(a) No proposed patient may be held in a treatment facility under a judicial hold pursuant to subdivision 2b longer than 72 hours, exclusive of Saturdays, Sundays, and legal holidays, unless the court holds a preliminary hearing and determines that the standard is met to hold the person.
(b) The proposed patient, patient’s counsel, the petitioner, the county attorney, and any other persons as the court directs shall be given at least 24 hours written notice of the preliminary hearing. The notice shall include the alleged grounds for confinement. The proposed patient shall be represented at the preliminary hearing by counsel. The court may admit reliable hearsay evidence, including written reports, for the purpose of the preliminary hearing.
(c) The court, on its motion or on the motion of any party, may exclude or excuse a proposed patient who is seriously disruptive or who is incapable of comprehending and participating in the proceedings. In such instances, the court shall, with specificity on the record, state the behavior of the proposed patient or other circumstances which justify proceeding in the absence of the proposed patient.
(d) The court may continue the judicial hold of the proposed patient if it finds, by a preponderance of the evidence, that serious physical harm to the proposed patient or others is likely if the proposed patient is not immediately confined. If a proposed patient was acquitted of a crime against the person under section 611.026 immediately preceding the filing of the petition, the court may presume that serious physical harm to the patient or others is likely if the proposed patient is not immediately confined.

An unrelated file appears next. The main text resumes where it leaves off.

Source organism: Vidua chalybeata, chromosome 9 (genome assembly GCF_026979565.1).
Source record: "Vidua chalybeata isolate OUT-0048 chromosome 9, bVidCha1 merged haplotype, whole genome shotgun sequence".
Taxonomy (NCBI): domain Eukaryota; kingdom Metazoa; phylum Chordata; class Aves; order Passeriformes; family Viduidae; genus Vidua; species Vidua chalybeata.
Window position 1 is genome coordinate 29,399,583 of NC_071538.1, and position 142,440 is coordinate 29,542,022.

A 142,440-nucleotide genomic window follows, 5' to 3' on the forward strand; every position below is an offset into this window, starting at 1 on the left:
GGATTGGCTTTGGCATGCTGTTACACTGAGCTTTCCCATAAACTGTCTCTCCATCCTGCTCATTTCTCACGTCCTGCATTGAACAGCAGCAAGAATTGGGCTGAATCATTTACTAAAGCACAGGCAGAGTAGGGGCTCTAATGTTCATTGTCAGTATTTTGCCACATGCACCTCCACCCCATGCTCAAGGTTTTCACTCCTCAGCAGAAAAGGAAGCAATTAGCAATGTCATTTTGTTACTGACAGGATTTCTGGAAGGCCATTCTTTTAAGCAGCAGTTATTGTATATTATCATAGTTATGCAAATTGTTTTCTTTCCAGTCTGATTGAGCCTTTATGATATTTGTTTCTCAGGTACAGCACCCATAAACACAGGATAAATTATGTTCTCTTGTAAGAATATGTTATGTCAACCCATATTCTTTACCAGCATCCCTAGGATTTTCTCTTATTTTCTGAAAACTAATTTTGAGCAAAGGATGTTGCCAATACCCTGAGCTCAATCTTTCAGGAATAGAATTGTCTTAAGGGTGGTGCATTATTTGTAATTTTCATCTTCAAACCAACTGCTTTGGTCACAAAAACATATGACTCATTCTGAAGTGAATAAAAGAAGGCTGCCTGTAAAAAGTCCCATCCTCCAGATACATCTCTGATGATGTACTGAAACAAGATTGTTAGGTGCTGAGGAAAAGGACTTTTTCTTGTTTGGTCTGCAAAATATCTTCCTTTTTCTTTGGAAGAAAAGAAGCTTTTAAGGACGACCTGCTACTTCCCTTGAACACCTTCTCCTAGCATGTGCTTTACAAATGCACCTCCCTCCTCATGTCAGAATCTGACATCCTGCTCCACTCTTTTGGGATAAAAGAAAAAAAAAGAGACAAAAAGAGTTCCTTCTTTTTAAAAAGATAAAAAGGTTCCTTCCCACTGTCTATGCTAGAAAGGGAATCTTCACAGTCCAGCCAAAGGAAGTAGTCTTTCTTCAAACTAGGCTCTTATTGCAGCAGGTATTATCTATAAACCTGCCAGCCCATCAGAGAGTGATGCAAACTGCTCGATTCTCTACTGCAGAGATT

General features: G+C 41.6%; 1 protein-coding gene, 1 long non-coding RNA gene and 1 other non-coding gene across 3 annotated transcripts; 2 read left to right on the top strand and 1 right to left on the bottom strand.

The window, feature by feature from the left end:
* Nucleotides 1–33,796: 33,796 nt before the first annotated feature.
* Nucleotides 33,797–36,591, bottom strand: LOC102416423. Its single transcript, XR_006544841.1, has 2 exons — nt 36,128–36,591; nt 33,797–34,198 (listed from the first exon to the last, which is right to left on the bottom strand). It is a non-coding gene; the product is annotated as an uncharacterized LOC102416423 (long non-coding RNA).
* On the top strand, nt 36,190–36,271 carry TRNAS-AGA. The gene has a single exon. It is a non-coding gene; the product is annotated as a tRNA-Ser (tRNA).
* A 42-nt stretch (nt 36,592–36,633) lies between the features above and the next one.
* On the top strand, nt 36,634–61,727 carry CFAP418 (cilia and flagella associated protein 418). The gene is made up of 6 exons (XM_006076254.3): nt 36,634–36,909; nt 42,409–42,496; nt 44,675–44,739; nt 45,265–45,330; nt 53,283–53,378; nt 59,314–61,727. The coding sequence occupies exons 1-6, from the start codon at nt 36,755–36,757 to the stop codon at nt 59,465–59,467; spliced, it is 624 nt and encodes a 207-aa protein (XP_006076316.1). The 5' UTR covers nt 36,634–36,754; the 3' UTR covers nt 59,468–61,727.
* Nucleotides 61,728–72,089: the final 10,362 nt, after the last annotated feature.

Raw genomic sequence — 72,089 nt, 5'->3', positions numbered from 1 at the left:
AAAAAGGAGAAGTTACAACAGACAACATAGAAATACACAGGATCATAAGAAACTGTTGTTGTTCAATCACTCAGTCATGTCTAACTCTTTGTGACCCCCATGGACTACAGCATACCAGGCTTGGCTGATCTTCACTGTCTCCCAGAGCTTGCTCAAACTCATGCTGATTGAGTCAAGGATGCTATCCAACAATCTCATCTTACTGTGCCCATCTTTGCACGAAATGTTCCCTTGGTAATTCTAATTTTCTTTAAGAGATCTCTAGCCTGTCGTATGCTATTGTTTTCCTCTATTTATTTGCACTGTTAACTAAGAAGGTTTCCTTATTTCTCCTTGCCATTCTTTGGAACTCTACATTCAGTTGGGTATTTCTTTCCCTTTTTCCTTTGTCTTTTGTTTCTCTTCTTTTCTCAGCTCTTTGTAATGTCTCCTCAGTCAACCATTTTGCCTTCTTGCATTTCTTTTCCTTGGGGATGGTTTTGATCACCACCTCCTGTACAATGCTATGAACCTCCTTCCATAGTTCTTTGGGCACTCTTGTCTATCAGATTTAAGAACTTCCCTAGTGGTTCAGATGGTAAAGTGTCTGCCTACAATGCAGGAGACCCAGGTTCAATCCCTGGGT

(e) Upon a showing that a person subject to a petition for commitment may need treatment with neuroleptic medications and that the person may lack capacity to make decisions regarding that treatment, the court may appoint a substitute decision-maker as provided in section 253B.092, subdivision 6. The substitute decision-maker shall meet with the proposed patient and provider and make a report to the court at the hearing under section 253B.08 regarding whether the administration of neuroleptic medications is appropriate under the criteria of section 253B.092, subdivision 7. If the substitute decision-maker consents to treatment with neuroleptic medications and the proposed patient does not refuse the medication, neuroleptic medication may be administered to the patient. If the substitute decision-maker does not consent or the patient refuses, neuroleptic medication may not be administered without a court order, or in an emergency as set forth in section 253B.092, subdivision 3.